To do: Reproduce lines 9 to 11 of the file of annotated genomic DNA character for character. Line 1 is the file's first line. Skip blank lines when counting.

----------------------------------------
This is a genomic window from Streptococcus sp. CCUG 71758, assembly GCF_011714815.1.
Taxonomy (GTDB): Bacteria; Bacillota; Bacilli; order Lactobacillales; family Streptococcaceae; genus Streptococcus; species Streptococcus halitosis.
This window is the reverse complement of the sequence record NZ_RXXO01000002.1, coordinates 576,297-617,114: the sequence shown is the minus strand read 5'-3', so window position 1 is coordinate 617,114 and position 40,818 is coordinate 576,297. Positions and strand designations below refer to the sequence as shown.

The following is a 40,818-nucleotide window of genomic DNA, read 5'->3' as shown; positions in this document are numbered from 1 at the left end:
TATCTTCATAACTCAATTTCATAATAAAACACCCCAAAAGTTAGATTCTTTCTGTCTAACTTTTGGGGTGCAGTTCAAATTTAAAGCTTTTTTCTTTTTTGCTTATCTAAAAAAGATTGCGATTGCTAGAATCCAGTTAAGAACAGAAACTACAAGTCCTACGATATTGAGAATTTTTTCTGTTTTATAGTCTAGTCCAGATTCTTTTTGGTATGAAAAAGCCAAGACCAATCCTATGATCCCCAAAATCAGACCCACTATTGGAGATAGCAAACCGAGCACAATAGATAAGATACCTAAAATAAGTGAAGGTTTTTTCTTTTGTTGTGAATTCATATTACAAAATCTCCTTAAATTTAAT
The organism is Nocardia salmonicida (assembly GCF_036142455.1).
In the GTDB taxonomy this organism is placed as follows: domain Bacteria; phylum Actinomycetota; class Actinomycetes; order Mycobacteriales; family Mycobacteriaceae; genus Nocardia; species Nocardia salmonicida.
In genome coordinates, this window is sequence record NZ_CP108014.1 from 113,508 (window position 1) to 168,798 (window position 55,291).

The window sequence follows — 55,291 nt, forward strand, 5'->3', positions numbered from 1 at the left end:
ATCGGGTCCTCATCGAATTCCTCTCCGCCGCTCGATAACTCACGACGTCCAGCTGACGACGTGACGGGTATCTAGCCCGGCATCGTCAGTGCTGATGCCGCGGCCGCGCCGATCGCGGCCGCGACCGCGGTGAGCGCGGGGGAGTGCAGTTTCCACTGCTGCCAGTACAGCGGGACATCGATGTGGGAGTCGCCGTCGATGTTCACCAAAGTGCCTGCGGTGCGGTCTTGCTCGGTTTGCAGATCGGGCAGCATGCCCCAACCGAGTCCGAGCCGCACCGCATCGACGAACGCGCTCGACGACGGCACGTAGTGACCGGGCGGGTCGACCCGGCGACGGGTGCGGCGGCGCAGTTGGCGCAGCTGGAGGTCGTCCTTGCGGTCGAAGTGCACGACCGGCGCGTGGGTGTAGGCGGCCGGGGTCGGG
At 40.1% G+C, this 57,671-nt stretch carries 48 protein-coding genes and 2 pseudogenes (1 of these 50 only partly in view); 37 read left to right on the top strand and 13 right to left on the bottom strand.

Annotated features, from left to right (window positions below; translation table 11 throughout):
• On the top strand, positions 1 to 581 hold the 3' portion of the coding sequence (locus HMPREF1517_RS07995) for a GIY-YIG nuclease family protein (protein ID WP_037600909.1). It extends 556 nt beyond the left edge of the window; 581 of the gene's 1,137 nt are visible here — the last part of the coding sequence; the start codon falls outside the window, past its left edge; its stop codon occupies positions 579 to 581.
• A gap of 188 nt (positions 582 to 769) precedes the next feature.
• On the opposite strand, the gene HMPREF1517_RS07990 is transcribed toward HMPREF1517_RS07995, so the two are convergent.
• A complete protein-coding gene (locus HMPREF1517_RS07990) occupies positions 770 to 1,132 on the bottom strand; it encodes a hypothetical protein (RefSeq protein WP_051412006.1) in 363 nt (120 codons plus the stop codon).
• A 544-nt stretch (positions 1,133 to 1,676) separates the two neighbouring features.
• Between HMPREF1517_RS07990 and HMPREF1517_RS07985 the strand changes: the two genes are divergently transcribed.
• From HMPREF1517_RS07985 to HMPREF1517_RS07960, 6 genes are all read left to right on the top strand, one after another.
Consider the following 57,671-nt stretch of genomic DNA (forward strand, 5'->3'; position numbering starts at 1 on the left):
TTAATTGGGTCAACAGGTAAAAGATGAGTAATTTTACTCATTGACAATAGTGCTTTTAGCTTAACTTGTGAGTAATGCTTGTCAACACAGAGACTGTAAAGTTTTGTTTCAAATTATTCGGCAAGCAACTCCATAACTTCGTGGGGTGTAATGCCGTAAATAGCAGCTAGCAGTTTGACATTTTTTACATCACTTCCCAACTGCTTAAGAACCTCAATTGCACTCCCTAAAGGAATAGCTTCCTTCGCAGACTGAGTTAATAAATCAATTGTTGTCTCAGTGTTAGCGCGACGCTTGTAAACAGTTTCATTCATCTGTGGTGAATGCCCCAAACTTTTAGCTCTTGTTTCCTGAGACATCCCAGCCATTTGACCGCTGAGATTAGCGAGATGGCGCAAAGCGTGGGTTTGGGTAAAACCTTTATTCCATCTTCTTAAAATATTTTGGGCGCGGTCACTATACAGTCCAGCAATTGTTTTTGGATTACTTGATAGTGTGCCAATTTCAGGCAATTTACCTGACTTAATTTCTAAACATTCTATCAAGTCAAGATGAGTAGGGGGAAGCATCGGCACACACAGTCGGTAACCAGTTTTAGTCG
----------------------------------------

The window sequence follows — 55,291 nt, forward strand, 5'->3', positions numbered from 1 at the left end:
ATCGGGTCCTCATCGAATTCCTCTCCGCCGCTCGATAACTCACGACGTCCAGCTGACGACGTGACGGGTATCTAGCCCGGCATCGTCAGTGCTGATGCCGCGGCCGCGCCGATCGCGGCCGCGACCGCGGTGAGCGCGGGGGAGTGCAGTTTCCACTGCTGCCAGTACAGCGGGACATCGATGTGGGAGTCGCCGTCGATGTTCACCAAAGTGCCTGCGGTGCGGTCTTGCTCGGTTTGCAGATCGGGCAGCATGCCCCAACCGAGTCCGAGCCGCACCGCATCGACGAACGCGCTCGACGACGGCACGTAGTGACCGGGCGGGTCGACCCGGCGACGGGTGCGGCGGCGCAGTTGGCGCAGCTGGAGGTCGTCCTTGCGGTCGAAGTGCACGACCGGCGCGTGGGTGTAGGCGGCCGGGGTCGGG
At 40.1% G+C, this 57,671-nt stretch carries 48 protein-coding genes and 2 pseudogenes (1 of these 50 only partly in view); 37 read left to right on the top strand and 13 right to left on the bottom strand.